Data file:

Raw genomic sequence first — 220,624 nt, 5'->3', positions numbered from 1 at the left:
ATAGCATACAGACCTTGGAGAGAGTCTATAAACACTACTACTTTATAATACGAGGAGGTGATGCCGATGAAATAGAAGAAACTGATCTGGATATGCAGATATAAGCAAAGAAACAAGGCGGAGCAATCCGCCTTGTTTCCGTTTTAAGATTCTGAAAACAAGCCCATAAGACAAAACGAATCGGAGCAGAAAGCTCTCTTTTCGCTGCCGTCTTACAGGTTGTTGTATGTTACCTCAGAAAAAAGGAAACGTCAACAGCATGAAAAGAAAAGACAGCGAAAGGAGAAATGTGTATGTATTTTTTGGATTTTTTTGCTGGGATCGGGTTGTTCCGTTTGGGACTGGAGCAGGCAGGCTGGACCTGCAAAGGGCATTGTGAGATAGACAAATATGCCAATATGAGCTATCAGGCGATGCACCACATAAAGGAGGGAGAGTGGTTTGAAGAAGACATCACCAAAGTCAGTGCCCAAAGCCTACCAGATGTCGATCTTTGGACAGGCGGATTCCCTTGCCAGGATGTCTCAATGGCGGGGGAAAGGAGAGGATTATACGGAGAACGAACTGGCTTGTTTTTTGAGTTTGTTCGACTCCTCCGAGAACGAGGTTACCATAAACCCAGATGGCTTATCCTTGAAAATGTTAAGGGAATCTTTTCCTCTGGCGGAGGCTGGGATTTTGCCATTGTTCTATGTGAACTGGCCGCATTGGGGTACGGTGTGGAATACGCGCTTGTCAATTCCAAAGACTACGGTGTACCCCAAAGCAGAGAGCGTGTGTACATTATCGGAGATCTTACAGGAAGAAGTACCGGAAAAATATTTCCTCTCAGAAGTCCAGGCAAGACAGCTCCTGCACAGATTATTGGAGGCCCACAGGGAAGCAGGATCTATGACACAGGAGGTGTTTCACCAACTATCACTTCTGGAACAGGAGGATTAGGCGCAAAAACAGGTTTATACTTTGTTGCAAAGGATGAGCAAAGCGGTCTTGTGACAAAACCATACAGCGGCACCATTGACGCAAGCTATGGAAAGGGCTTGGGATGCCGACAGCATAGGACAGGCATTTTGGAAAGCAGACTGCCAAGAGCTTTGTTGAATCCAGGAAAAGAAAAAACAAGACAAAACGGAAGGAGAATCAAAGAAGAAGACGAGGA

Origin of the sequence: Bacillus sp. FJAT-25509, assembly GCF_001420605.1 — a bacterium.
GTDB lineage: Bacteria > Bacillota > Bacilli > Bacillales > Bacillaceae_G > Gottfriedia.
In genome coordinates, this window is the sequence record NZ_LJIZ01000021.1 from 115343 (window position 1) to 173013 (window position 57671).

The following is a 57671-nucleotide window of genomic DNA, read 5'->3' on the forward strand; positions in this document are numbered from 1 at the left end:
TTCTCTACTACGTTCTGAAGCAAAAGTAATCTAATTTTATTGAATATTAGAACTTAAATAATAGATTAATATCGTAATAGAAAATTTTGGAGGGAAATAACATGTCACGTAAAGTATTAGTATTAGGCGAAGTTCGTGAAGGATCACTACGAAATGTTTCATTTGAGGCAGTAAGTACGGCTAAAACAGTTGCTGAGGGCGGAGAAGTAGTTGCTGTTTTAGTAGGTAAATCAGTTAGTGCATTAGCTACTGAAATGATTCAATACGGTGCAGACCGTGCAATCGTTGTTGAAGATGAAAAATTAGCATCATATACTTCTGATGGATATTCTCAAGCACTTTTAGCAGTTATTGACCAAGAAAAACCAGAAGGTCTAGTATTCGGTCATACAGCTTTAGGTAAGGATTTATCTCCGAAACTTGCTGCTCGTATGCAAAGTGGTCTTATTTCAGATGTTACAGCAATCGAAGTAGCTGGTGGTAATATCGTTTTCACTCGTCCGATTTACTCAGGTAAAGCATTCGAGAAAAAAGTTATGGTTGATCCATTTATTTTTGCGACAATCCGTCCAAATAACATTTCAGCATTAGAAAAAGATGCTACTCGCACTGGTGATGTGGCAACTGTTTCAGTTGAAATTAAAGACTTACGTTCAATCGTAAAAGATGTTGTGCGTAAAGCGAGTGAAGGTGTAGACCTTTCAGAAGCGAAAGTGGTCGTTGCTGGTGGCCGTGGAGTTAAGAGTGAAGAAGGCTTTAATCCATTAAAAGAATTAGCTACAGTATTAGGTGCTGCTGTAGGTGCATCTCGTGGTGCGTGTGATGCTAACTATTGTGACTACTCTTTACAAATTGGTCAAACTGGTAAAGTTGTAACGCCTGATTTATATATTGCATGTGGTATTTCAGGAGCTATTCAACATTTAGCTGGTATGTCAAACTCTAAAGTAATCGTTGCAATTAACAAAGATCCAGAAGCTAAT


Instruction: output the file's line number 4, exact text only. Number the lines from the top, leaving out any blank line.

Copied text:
GTDB lineage: Bacteria > Bacillota > Bacilli > Bacillales > Bacillaceae_G > Gottfriedia.